September 2023

One of the obligations placed upon the priest is the recitation of Morning and Evening Prayer. The ‘daily offices’ are part of the worship of the Church and have their roots in the worship of the synagogue. From there we inherit Lauds and Vespers which were public and the private hours of Terce, Sext and None. The monks added Prime and Compline to their daily routine of seven hours. At the Reformation Cranmer simplified the offices of the Breviary into the two offices of Morning and Evening Prayer.

One of Cranmer’s intentions was that Morning and Evening Prayer should involve the laity as well as the clergy. This turned out to be a mixed blessing. Although the presence of clergy and laity together has much to commend it, there has been a tendency to exalt the office over the mass and to add secondary elements to the services which draw the attention away from the ‘work of God’ which is principally his praise and the reading of the scriptures. The ‘extra’ items such as the penitential introduction, the intercessions and hymns are useful devotionally, but should not detract from the reading or singing of the psalms and canticles and the bible reading.

The Psalter is still best read over the course of a single month which is the arrangement of the Book of Common Prayer. This practice was inherited from the monks and has much to commend it. This writer only varies from this when there is a major festival which seems best served by psalms appropriate to the day. Psalm 51 or any of the penitential psalms would never feel quite right on Easter Day! Other lectionaries split the psalms up differently, but this seems piecemeal.

In reciting the daily offices the priest has a representative function in that he leads the Church in the praises of God. This work should have first call upon his time even if the celebration of the mass is his most exalted function. The recitation of the psalms in particular can be seen as a foretaste of heaven. As Father Whatton has written, the mass will one day cease as will all sacraments, but the singing of God’s praises will continue for all eternity. The Church’s service on earth is a reflection of the heavenly service rendered to God and should therefore be seen as a privilege and a joy.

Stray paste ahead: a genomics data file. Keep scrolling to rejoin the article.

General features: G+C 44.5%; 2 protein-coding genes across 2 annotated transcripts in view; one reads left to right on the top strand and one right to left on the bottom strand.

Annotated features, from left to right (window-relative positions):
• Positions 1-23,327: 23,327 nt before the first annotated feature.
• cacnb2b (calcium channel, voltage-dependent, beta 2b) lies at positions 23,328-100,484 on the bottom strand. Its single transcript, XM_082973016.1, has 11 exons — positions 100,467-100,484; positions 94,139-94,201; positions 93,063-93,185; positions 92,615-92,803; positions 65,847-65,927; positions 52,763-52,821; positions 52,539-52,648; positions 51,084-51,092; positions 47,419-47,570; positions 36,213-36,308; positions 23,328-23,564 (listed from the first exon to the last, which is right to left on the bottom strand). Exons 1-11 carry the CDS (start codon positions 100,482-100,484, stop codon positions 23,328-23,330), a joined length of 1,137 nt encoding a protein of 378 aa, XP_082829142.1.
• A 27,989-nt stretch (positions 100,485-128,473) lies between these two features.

Whoever joins in the recitation of the daily offices, in whichever form, must do so in a spirit of penitence after a period of preparation. It is fitting to offer these praises for a particular intention, especially for the good of others and the Church herself and then, of course, to give thanks afterwards for what has been received and for the opportunity to serve.

‘The first act of religion is to praise God’. (St. Vincent de Paul)

Sunday 27th August, Trinity 12

Wednesday 30th August, 10.00am Mass
Friday 1st September, 7.00pm Mass

Sunday 3rd September, Trinity 13
In addition to services at 8am and 9.30am: Family Service at 11.15am

Wednesday 6th September, 10.00am Mass
Friday 8th September no service

Sunday 10th September, Trinity 14
8.00am no service
9.30am Parish Mass (Celebrant: Father Robert van de Weyer)

Wednesday 13th September, 10.00am Mass (St. John Chrysostom)
Friday 15th September 7.00pm no service

Sunday 17th September, Trinity 15

Wednesday 20th September, 10.00am Mass
Friday 22nd September, 7.00pm Mass

Sunday 24th September, Trinity 16

Wednesday 27th September, 10.00am Mass
Friday 29th September, 7.00pm Mass (St. Michael and All Angels)

Sunday 1st October, Trinity 17

no midweek services

Sunday 8th October, Harvest Thanksgiving
In addition to services at 8am and 9.30am: Family Service at 11.15am